To help fund these programs and create good jobs for its culinary graduates, DC Central is breaking new ground in the world of social enterprise. Its School Food Program serves 4,200 locally sourced, scratch-cooked meals to 2,000 low-income DC children, proving that school meals can be nutritious, affordable, and sustainable all at once. And the Healthy Corners program delivers fresh produce and healthy snacks to 30 corner stores in DC’s “food deserts,” where access to nutritious food options is limited. This smart, business-like approach to doing good allowed DC Central Kitchen to earn more than 60 percent of its income through social enterprise in 2012.
The success of this model isn’t limited to the District of Columbia, Curtin pointed out. Through the Campus Kitchens Project, DC Central Kitchen empowers 5,000 student volunteers every year to implement its model in 31 communities across the United States. At DC Central Kitchen, they believe waste is wrong – whether it’s leftover food, local produce, or human potential, Curtin explained. They know DC Central kitchen has everything it needs to defeat hunger, poverty, and poor health: resources, commitment, and creativity.
DC Central Kitchen also has support from caring people like Frederick Douglass whose spirit still lives in the Frederick Douglass Museum & Caring Hall of Fame. This was the first Washington, DC, home of the great abolitionist, Brennan said, as he gave NGA spouses a tour of the house, filled with Douglass memorabilia. The former home of the silver-tongued orator and one-time slave is at 320 A Street NE, just a block from the U.S. Supreme Court. Stroll two more blocks and you’ll reach the U.S. Capitol where Douglass often went to lobby for civil rights.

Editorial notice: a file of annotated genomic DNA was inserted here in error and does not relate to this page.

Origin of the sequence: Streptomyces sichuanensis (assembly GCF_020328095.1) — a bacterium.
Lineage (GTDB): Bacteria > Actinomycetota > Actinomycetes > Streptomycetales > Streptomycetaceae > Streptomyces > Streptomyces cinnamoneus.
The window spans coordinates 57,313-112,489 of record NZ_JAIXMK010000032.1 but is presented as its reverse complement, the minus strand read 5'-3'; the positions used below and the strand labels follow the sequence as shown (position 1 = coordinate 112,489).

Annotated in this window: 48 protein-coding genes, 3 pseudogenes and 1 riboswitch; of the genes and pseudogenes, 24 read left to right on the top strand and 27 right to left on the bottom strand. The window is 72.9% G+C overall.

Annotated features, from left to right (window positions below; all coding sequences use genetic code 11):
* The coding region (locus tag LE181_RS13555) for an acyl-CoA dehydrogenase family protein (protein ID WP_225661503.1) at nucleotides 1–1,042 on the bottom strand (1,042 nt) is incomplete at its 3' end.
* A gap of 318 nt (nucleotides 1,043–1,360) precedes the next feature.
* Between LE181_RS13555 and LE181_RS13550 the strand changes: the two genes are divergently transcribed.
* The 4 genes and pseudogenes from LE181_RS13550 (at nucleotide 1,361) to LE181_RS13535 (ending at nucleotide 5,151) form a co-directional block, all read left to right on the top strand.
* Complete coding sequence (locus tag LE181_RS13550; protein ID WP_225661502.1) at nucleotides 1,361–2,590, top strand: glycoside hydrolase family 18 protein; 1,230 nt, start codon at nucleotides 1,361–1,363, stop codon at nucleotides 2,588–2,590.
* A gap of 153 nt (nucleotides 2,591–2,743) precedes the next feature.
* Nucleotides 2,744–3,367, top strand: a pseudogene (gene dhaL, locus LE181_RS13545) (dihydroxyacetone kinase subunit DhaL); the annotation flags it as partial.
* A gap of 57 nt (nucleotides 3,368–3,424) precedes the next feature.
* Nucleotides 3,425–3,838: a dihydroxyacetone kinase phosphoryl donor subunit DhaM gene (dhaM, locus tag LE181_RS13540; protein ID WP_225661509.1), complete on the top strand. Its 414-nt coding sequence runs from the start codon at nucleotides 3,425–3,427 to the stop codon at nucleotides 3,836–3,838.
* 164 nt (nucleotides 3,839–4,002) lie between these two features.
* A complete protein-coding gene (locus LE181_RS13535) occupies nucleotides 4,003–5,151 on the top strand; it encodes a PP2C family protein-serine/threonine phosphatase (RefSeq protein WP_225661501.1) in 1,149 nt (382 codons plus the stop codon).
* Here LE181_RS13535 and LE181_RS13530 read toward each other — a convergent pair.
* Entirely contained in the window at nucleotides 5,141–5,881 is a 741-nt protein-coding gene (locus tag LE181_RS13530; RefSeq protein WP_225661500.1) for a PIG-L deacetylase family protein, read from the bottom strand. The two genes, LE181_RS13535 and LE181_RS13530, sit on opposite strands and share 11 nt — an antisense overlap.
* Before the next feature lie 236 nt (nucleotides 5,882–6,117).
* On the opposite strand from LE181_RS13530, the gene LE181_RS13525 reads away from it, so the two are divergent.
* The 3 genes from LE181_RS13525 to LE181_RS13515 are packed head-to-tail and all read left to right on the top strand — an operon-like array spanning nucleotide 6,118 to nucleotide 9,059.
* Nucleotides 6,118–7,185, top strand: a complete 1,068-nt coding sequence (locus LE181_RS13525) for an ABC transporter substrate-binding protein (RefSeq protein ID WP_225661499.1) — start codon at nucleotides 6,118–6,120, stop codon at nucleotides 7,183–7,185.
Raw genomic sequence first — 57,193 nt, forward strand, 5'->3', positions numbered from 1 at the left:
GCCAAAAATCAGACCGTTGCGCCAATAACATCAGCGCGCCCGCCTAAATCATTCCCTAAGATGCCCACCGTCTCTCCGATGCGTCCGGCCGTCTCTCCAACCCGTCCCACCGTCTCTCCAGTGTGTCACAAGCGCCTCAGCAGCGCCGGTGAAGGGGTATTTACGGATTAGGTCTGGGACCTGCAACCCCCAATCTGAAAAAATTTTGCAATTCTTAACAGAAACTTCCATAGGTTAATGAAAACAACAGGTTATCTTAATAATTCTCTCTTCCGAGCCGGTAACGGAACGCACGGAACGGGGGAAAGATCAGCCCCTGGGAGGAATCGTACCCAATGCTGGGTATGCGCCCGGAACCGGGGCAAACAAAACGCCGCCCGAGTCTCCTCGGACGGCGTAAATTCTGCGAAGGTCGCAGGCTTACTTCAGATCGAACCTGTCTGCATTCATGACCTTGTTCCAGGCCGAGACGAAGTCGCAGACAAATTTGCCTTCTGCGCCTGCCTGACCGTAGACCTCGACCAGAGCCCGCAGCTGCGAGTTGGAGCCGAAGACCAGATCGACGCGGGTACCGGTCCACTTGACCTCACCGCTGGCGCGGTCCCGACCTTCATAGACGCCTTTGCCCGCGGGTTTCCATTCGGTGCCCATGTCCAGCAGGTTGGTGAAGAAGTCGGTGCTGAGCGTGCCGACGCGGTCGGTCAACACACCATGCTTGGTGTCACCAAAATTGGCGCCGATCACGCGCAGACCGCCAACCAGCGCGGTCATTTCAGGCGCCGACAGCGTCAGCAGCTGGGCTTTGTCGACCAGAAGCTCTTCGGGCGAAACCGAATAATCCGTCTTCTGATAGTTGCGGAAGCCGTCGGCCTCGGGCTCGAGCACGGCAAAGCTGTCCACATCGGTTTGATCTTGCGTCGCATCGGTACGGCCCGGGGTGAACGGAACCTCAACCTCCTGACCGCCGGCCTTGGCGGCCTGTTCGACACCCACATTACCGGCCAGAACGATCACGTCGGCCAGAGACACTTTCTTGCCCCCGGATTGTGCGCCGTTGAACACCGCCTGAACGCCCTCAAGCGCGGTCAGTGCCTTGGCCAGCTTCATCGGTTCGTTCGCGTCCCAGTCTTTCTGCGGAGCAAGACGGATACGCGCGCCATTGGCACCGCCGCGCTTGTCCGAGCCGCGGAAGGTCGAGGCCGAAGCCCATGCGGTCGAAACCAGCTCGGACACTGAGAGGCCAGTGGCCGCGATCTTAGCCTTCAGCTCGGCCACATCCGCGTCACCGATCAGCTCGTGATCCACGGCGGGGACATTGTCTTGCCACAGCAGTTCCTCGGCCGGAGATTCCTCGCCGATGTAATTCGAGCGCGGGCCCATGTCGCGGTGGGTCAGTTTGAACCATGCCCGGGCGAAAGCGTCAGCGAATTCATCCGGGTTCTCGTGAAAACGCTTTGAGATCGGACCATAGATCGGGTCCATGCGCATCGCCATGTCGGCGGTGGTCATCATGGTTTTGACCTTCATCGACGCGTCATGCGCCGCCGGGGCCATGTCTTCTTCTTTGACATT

The quest for justice brought him to the District, Brennan told the NGA spouses. By then he had earned renown for advising Lincoln during the civil war and recruiting black soldiers for the Union Army. Though the war ended slavery, it didn’t end oppression, so Douglass continued to promote the progress of blacks. He was editing a newspaper on racial issues when he bought the charming Queen Anne townhouse with its elegant bay window, enclosed courtyard, and ornate mansard roof. The seven years he lived there were an era of trailblazing public service as a statesman, an ambassador, and an acclaimed public speaker.
His words live on in his speeches and in the artifacts he left behind. His rolltop desk is still where he placed it, Brennan told the spouses. So is a collection of his books and papers. There’s a group portrait of Lincoln’s cabinet, a lithograph of Douglass by his grandson, and a signed order from Lincoln permitting Douglass to pass through Union lines. In addition, there’s the violin that Douglass taught himself to play because he thought all free, civilized men should study music. It sat near his desk waiting for another tune until the Caring Institute was founded by Val J. Halamandaris, president of the National Association for Home Care & Hospice.
The spark for this undertaking came from a 1985 meeting between Halamandaris and Mother Teresa, Brennan related. When she urged him to do something about America’s poverty of spirit, he founded the Caring Institute to honor role models who selflessly serve the world. His mission took concrete form after NAHC bought the Douglass home and gave it to the institute in 1989, Brennan said. For two years, NAHC staff volunteered materials and time to remodel the house and build a Caring Hall of Fame. The result of their work was unveiled during the Caring Awards, a yearly event to honor those, like Douglass, who make a difference in the world.